How to throw a ‘Temper’ament Tantrum!

My husband and I are raising two children…so far they’ve survived 16 & 12 years with us!

I’ve joked for years that we knew their temperaments within the first few moments after birth.  Our son was born bright-eyed, looking around the room, making eye contact with everyone and ‘connecting’ with them on a personal level…if that’s possible at 3 minutes old.  Our daughter was red-faced, screaming, avoiding connection with the strangers in the room, however quickly calmed when placed in her daddy’s arms or on my chest.

Many years later…our son continues to connect on a personal level, making eye-contact with those he’s relating to, and absorbing EVERYTHING he comes in connection with.   He’s a bright kid who loves people.  He enjoys the interaction and the ease of relationship associated with activity and getting to know new people.  He’s a lot like me.   Our daughter is also bright and loves to connect however, she ‘feels’ the world around her before she connects.  She savors the touch of a trusted friend, family member, or teacher.  She’s very loyal to those she loves.  She’s a lot like her dad.

Think about the children you live/work with.  Are they all the same – like you? Or are they each different – like someone else?  How do you relate to each child without losing your mind?

I’ve done some reading on temperament over my years of practice and have found I love knowing more about how a developing mind works!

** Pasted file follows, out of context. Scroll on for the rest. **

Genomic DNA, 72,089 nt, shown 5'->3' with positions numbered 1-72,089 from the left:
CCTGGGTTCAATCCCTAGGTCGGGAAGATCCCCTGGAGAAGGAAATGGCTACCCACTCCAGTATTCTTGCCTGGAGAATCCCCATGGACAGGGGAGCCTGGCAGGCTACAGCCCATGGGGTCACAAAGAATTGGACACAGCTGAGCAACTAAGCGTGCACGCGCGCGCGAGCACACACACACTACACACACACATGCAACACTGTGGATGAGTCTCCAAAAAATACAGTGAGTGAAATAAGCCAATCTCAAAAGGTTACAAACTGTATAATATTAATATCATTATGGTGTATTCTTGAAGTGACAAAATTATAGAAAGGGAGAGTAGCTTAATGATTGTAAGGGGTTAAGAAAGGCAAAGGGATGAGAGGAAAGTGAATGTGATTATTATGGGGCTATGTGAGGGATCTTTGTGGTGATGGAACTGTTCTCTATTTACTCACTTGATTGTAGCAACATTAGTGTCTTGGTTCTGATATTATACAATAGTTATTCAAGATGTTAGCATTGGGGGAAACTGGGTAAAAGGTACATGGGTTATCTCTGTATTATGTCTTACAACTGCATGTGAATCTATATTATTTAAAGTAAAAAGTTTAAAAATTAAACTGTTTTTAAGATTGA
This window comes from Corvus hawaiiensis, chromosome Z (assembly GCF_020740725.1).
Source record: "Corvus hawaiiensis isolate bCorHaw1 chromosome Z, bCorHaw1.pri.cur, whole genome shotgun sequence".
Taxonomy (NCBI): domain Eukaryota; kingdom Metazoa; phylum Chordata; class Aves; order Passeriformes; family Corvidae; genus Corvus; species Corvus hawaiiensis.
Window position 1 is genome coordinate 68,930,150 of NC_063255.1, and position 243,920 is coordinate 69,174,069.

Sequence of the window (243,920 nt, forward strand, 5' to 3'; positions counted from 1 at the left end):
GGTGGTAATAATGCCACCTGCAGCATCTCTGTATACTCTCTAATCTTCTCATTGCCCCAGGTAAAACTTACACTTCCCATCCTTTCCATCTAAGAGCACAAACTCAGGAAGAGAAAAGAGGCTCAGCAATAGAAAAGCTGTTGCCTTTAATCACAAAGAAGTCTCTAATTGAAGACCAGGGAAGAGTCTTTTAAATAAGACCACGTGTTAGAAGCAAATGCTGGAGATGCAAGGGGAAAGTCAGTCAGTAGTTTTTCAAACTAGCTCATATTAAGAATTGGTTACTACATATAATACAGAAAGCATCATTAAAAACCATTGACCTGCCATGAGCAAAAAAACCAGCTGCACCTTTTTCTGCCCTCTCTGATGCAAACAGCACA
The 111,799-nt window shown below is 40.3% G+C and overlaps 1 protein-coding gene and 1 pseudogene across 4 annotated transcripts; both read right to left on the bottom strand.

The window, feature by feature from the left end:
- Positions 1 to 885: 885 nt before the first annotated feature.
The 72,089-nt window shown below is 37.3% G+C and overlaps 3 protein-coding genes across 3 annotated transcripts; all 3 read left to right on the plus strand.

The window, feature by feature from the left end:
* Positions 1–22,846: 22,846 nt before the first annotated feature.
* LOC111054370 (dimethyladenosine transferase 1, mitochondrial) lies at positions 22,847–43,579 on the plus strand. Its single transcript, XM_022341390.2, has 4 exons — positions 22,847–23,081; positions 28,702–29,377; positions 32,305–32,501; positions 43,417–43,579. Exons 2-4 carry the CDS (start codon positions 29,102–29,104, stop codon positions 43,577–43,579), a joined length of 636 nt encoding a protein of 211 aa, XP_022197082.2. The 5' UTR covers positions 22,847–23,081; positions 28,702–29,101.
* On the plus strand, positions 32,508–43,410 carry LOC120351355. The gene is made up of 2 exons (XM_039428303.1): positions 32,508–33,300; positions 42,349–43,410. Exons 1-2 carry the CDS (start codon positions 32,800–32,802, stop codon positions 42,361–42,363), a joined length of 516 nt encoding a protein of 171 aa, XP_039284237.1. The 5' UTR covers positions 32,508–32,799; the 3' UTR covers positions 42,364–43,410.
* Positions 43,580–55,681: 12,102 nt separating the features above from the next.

Temperament is all about who we are…who we were created to be…those quirky responses that stump even the most experienced parent or professional.  But our temperaments can also be what get us in the most trouble.  In a recent experience I watched a parent and child lock into two separate belief systems focused on the same goal.  The parent believes you are doing your best if you keep your focus.  The child believes you are doing your best if you take time to play in order to maintain your focus thus retaining information.  Who’s right?  Both!  For this parent, a task may not be a success without complete focus.  For this child, the task is a process and creativity will flow through the process thus reaching a level of success through experiences.

If we don’t spend time looking at the other person’s system of success, we say to the other person “you are wrong/stupid/unworthy/etc. and only my way will do”.  Pay attention to the tone of your voice, meaning of your words & whether the child makes feels overwhelmed or avoidant.  All of these signal you may be joining in a ‘temper’ament tantrum!  Give yourself a break.  Focus on what you want the child to do, take a deep breath, use a safe voice-tone and see the child for who he is rather than who you are.

Whether we see success as getting to bed on time, picking up a towel off the floor, putting a dirty dish in the sink, finishing a degree, buying a home, or becoming a professional athlete, each person reaches a goal by going down their own path!


No comments yet.

Leave a Reply